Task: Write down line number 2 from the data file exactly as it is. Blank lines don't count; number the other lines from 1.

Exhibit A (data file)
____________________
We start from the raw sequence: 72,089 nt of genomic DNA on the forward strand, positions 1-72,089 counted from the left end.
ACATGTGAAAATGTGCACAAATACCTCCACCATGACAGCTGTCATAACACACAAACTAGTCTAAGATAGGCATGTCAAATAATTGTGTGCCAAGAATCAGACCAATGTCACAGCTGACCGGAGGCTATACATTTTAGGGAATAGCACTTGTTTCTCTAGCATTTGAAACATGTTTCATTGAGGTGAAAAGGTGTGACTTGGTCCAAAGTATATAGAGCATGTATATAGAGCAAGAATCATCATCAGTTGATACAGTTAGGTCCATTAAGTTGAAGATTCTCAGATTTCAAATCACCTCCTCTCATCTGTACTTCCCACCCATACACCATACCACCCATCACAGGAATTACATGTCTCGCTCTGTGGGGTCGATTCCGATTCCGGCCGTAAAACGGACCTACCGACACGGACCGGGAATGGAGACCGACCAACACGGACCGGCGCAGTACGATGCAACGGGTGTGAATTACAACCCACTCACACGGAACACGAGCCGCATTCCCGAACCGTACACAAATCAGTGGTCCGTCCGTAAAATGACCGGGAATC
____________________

ACATGTGAAAATGTGCACAAATACCTCCACCATGACAGCTGTCATAACACACAAACTAGTCTAAGATAGGCATGTCAAATAATTGTGTGCCAAGAATCAGACCAATGTCACAGCTGACCGGAGGCTATACATTTTAGGGAATAGCACTTGTTTCTCTAGCATTTGAAACATGTTTCATTGAGGTGAAAAGGTGTGACTTGGTCCAAAGTATATAGAGCATGTATATAGAGCAAGAATCATCATCAGTTGATACAGTTAGGTCCATTAAGTTGAAGATTCTCAGATTTCAAATCACCTCCTCTCATCTGTACTTCCCACCCATACACCATACCACCCATCACAGGAATTACATGTCTCGCTCTGTGGGGTCGATTCCGATTCCGGCCGTAAAACGGACCTACCGACACGGACCGGGAATGGAGACCGACCAACACGGACCGGCGCAGTACGATGCAACGGGTGTGAATTACAACCCACTCACACGGAACACGAGCCGCATTCCCGAACCGTACACAAATCAGTGGTCCGTCCGTAAAATGACCGGGAATC